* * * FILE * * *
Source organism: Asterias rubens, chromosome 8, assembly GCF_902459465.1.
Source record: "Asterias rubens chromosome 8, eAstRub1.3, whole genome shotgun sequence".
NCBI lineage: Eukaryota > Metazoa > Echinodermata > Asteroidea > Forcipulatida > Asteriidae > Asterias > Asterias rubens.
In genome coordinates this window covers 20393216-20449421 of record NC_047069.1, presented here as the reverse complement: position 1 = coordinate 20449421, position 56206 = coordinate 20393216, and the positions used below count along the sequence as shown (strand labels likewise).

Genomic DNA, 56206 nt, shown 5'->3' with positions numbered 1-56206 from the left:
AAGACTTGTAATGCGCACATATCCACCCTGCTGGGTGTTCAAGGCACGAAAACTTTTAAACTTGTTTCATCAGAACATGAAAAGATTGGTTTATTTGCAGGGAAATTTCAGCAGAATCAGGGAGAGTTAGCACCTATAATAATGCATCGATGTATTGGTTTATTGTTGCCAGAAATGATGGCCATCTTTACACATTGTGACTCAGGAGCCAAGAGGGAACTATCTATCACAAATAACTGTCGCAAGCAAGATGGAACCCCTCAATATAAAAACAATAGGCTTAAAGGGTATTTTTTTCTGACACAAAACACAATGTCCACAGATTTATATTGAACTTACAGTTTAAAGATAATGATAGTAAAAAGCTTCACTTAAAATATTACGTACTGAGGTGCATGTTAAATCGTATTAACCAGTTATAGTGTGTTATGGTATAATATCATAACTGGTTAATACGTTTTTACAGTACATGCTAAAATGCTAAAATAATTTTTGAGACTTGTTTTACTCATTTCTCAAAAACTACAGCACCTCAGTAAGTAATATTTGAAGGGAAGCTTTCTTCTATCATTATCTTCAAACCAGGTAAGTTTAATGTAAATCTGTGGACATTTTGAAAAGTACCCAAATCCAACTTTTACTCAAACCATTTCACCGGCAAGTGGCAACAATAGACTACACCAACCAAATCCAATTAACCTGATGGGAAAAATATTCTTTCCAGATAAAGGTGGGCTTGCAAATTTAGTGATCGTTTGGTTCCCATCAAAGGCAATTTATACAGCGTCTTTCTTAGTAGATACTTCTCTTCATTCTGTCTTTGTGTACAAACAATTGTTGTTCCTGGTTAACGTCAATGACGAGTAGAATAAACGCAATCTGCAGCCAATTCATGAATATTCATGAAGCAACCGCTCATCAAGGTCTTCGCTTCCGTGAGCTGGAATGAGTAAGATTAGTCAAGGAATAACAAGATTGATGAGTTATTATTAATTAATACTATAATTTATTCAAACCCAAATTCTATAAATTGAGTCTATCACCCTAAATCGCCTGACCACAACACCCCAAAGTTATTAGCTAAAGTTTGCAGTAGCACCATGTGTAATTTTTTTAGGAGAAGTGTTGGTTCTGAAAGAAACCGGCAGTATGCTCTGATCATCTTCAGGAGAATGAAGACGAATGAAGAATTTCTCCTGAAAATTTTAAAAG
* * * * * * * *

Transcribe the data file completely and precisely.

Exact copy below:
Source organism: Asterias rubens, chromosome 8, assembly GCF_902459465.1.
Source record: "Asterias rubens chromosome 8, eAstRub1.3, whole genome shotgun sequence".
NCBI lineage: Eukaryota > Metazoa > Echinodermata > Asteroidea > Forcipulatida > Asteriidae > Asterias > Asterias rubens.
In genome coordinates this window covers 20393216-20449421 of record NC_047069.1, presented here as the reverse complement: position 1 = coordinate 20449421, position 56206 = coordinate 20393216, and the positions used below count along the sequence as shown (strand labels likewise).

Genomic DNA, 56206 nt, shown 5'->3' with positions numbered 1-56206 from the left:
AAGACTTGTAATGCGCACATATCCACCCTGCTGGGTGTTCAAGGCACGAAAACTTTTAAACTTGTTTCATCAGAACATGAAAAGATTGGTTTATTTGCAGGGAAATTTCAGCAGAATCAGGGAGAGTTAGCACCTATAATAATGCATCGATGTATTGGTTTATTGTTGCCAGAAATGATGGCCATCTTTACACATTGTGACTCAGGAGCCAAGAGGGAACTATCTATCACAAATAACTGTCGCAAGCAAGATGGAACCCCTCAATATAAAAACAATAGGCTTAAAGGGTATTTTTTTCTGACACAAAACACAATGTCCACAGATTTATATTGAACTTACAGTTTAAAGATAATGATAGTAAAAAGCTTCACTTAAAATATTACGTACTGAGGTGCATGTTAAATCGTATTAACCAGTTATAGTGTGTTATGGTATAATATCATAACTGGTTAATACGTTTTTACAGTACATGCTAAAATGCTAAAATAATTTTTGAGACTTGTTTTACTCATTTCTCAAAAACTACAGCACCTCAGTAAGTAATATTTGAAGGGAAGCTTTCTTCTATCATTATCTTCAAACCAGGTAAGTTTAATGTAAATCTGTGGACATTTTGAAAAGTACCCAAATCCAACTTTTACTCAAACCATTTCACCGGCAAGTGGCAACAATAGACTACACCAACCAAATCCAATTAACCTGATGGGAAAAATATTCTTTCCAGATAAAGGTGGGCTTGCAAATTTAGTGATCGTTTGGTTCCCATCAAAGGCAATTTATACAGCGTCTTTCTTAGTAGATACTTCTCTTCATTCTGTCTTTGTGTACAAACAATTGTTGTTCCTGGTTAACGTCAATGACGAGTAGAATAAACGCAATCTGCAGCCAATTCATGAATATTCATGAAGCAACCGCTCATCAAGGTCTTCGCTTCCGTGAGCTGGAATGAGTAAGATTAGTCAAGGAATAACAAGATTGATGAGTTATTATTAATTAATACTATAATTTATTCAAACCCAAATTCTATAAATTGAGTCTATCACCCTAAATCGCCTGACCACAACACCCCAAAGTTATTAGCTAAAGTTTGCAGTAGCACCATGTGTAATTTTTTTAGGAGAAGTGTTGGTTCTGAAAGAAACCGGCAGTATGCTCTGATCATCTTCAGGAGAATGAAGACGAATGAAGAATTTCTCCTGAAAATTTTAAAAG